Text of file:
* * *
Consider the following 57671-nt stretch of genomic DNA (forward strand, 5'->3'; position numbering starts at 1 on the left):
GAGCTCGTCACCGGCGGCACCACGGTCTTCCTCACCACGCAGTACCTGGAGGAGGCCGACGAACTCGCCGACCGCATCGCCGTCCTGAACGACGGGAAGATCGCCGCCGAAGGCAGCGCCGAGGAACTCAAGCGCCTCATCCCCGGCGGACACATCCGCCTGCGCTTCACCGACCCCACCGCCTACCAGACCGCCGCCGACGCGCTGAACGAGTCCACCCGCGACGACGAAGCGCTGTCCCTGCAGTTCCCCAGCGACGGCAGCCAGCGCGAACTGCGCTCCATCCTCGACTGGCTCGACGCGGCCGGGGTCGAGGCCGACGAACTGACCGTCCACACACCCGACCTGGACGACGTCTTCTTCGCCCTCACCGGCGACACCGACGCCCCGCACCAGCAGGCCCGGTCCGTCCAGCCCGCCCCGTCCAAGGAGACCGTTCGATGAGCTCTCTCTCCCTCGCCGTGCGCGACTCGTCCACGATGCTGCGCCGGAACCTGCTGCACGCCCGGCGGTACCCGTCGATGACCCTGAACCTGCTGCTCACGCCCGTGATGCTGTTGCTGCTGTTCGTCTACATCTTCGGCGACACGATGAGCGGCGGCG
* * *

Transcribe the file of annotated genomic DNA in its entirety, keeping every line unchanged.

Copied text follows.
Consider the following 57671-nt stretch of genomic DNA (forward strand, 5'->3'; position numbering starts at 1 on the left):
GAGCTCGTCACCGGCGGCACCACGGTCTTCCTCACCACGCAGTACCTGGAGGAGGCCGACGAACTCGCCGACCGCATCGCCGTCCTGAACGACGGGAAGATCGCCGCCGAAGGCAGCGCCGAGGAACTCAAGCGCCTCATCCCCGGCGGACACATCCGCCTGCGCTTCACCGACCCCACCGCCTACCAGACCGCCGCCGACGCGCTGAACGAGTCCACCCGCGACGACGAAGCGCTGTCCCTGCAGTTCCCCAGCGACGGCAGCCAGCGCGAACTGCGCTCCATCCTCGACTGGCTCGACGCGGCCGGGGTCGAGGCCGACGAACTGACCGTCCACACACCCGACCTGGACGACGTCTTCTTCGCCCTCACCGGCGACACCGACGCCCCGCACCAGCAGGCCCGGTCCGTCCAGCCCGCCCCGTCCAAGGAGACCGTTCGATGAGCTCTCTCTCCCTCGCCGTGCGCGACTCGTCCACGATGCTGCGCCGGAACCTGCTGCACGCCCGGCGGTACCCGTCGATGACCCTGAACCTGCTGCTCACGCCCGTGATGCTGTTGCTGCTGTTCGTCTACATCTTCGGCGACACGATGAGCGGCGGCG